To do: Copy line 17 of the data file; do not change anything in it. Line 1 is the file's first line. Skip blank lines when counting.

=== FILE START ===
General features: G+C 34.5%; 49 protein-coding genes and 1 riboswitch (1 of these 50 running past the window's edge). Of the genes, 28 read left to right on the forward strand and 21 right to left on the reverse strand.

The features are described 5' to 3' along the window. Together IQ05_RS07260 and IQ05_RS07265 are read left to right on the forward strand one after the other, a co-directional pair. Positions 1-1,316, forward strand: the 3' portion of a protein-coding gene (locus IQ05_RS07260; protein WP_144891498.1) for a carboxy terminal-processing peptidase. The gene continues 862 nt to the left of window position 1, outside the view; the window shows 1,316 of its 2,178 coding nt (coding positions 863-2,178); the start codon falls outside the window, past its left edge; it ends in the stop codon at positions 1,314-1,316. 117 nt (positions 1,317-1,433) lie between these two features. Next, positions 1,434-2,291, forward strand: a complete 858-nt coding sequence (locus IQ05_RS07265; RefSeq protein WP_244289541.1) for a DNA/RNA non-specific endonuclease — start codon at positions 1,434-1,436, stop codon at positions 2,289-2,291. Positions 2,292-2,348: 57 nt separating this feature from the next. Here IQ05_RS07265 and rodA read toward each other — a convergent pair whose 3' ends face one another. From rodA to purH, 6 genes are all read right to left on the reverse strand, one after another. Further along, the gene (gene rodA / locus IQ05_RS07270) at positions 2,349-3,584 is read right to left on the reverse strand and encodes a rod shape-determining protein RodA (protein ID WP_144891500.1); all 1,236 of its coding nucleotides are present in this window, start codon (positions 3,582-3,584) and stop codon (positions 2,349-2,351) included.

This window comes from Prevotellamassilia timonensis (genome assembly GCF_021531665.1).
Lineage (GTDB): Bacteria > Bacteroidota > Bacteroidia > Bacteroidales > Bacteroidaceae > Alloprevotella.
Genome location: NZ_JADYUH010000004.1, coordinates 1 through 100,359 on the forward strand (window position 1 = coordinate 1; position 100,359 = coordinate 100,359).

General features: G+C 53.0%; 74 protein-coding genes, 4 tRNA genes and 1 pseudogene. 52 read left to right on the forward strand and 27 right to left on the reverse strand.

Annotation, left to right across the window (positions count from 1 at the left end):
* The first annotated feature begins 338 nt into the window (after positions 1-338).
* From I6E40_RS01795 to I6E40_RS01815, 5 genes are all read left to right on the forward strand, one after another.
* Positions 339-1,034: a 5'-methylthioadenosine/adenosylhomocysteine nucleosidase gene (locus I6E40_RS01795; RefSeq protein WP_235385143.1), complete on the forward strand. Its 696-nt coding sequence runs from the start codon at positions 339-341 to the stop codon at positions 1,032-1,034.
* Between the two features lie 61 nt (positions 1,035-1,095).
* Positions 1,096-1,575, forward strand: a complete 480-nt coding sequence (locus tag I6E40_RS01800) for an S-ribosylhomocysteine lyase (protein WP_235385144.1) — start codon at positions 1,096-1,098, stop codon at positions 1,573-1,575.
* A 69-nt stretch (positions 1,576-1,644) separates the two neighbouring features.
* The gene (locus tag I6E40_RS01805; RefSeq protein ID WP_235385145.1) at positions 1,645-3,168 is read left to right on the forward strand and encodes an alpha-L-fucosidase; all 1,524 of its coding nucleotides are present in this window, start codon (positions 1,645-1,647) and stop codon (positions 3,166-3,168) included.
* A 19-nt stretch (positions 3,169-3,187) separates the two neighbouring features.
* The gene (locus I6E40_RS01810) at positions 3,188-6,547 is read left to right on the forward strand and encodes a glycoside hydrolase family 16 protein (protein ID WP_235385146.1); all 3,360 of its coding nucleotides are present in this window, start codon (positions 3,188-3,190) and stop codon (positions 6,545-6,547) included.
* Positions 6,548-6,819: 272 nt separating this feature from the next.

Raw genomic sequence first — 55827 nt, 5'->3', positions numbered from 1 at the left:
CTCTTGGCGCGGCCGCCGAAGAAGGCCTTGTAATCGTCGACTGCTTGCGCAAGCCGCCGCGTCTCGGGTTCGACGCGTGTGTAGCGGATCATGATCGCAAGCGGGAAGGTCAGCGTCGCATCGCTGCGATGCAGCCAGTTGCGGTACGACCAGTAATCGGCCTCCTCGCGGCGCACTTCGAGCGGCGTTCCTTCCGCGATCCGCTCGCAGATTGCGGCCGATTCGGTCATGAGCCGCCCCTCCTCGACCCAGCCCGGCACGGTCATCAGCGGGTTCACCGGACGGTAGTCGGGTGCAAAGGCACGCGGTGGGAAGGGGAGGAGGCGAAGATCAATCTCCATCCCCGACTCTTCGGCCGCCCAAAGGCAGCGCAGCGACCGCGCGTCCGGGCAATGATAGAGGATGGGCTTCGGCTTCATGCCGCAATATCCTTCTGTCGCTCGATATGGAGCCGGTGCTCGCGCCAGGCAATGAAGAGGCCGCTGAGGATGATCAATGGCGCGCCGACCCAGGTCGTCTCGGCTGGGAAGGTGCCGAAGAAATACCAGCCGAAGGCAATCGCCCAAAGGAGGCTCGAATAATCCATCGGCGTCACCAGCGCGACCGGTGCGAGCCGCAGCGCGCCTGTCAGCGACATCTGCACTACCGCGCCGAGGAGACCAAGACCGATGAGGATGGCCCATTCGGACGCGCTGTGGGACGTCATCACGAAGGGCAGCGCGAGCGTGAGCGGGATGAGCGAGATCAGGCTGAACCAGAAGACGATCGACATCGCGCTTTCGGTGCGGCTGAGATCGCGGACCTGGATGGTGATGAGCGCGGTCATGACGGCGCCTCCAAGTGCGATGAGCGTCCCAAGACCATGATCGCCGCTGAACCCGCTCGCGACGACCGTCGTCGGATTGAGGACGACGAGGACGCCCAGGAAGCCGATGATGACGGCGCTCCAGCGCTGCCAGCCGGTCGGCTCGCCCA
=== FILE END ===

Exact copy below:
* Positions 6,548-6,819: 272 nt separating this feature from the next.